Hellwig moves on by opening his own gym and according to Tyree the two exes are able to rekindle their friendship. But they decide to part each other’s lives for good after they both find love again and marriage with other people. Tyree says Hellwig apologized to her and they parted amicably. It was the last time the two would ever see each other.
The final segment of the episode has Hellwig’s turn as a conservative speaker/talking head which results in such notorious and hateful quotes, delivered both in person and on his website, such as “queering doesn’t make the world work.” Hellwig would also publicly speak disparagingly about his peers in pro wrestling, most notably Hogan.
But as we all know, you can never say never when it comes to anything in pro wrestling. So despite all the controversies, unprofessionalism, demands, firings and legal battles, Hellwig was inducted into the WWE Hall of Fame in 2014. Roberts admits he intended to take the opportunity to attack Hellwig, but his intentions were thwarted when he says Hellwig approached him and apologized. “He disarmed me,” confessed Roberts with intensity. “Another lesson in life, man, that’s what I got. A lesson.”
Hellwig would go on to give his last promo on the RAW following WrestleMania 30, only to die the next day.
“I was sad for his family,” expressed a visibly emotional Tyree on hearing the news of Hellwig’s death. “The children weren’t going to have a father. I mean just everything about it. Just so bad. Nobody should ever have to see their loved one die like that. I was sad for the fans. I was sad that people had lost something that meant so much to them. This character. This gimmick. The Ultimate Warrior. Everything about it was so horrible.”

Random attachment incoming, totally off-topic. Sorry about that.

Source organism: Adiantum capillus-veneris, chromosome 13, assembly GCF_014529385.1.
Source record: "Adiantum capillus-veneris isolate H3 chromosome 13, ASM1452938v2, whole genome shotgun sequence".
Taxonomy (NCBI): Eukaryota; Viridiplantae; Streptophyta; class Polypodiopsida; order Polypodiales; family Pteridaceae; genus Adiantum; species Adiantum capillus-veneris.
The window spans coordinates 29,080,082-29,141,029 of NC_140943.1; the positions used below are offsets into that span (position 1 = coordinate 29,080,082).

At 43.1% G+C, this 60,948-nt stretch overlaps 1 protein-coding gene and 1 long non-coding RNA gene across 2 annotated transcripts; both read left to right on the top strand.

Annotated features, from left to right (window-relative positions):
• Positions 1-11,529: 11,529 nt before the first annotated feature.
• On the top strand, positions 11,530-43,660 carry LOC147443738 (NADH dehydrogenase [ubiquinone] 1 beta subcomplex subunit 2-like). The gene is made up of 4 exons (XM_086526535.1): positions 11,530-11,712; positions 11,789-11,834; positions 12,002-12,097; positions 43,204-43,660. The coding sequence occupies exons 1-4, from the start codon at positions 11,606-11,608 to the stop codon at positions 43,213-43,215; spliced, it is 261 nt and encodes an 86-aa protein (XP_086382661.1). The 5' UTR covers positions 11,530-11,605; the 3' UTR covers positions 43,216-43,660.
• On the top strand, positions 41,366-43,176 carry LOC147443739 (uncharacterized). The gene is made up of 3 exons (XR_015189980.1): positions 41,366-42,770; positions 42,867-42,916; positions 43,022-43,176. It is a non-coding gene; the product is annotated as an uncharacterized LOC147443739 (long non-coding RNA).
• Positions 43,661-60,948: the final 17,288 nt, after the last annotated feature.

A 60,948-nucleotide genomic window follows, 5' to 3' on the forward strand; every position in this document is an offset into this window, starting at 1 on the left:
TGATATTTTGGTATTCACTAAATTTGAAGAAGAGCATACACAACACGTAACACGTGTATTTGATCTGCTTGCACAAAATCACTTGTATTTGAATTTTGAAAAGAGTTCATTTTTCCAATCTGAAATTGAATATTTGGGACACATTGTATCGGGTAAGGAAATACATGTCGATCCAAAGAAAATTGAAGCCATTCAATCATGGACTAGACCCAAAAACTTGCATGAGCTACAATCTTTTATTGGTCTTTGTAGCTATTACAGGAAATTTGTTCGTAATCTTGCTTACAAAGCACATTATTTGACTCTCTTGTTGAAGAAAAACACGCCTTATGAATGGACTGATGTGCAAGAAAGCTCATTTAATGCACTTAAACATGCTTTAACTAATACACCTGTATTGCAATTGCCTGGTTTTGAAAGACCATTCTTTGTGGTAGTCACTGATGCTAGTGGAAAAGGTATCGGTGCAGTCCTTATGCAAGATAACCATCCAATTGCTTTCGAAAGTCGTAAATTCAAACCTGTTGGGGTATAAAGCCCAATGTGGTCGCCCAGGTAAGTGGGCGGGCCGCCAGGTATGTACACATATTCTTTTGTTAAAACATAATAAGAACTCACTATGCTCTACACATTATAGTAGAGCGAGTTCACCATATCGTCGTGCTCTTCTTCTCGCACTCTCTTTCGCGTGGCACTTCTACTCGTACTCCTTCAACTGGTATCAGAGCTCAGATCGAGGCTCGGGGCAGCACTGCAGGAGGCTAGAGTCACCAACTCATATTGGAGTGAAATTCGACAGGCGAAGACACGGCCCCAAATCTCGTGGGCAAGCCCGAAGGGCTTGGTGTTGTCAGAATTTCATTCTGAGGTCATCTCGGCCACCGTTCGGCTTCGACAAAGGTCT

Dark Side has definitely delivered a, pardon the pun, darker and less glamorous portrait of Hellwig. I, for one, could have done without Ross’ comments as his views on Hellwig have been prominently shared before. He didn’t add anything new, of note, nor enlightening and for that matter neither did Bischoff. Those two should have been shown the cutting room floor. But I was thoroughly moved by the honesty and emotions of Tyree and Roberts. Those two make this episode a great companion piece to last week’s A&E documentary. I say companion piece because to be fair the A&E documentary was able to go more in depth on Hellwig as it had double the running time of Dark Side and access to his widow, daughters and mother. But Dark Side still gave me further insight into the many facets of Hellwig. I can’t say I fully comprehend who Hellwig was as a person after both of these documentaries, but just maybe part of his legacy is for aspects of his personality to remain unknown and/or debated.
Slam Wrestling’s Ultimate Warrior story archive
Slam Wrestling’s Dark Side of the Ring story and review archive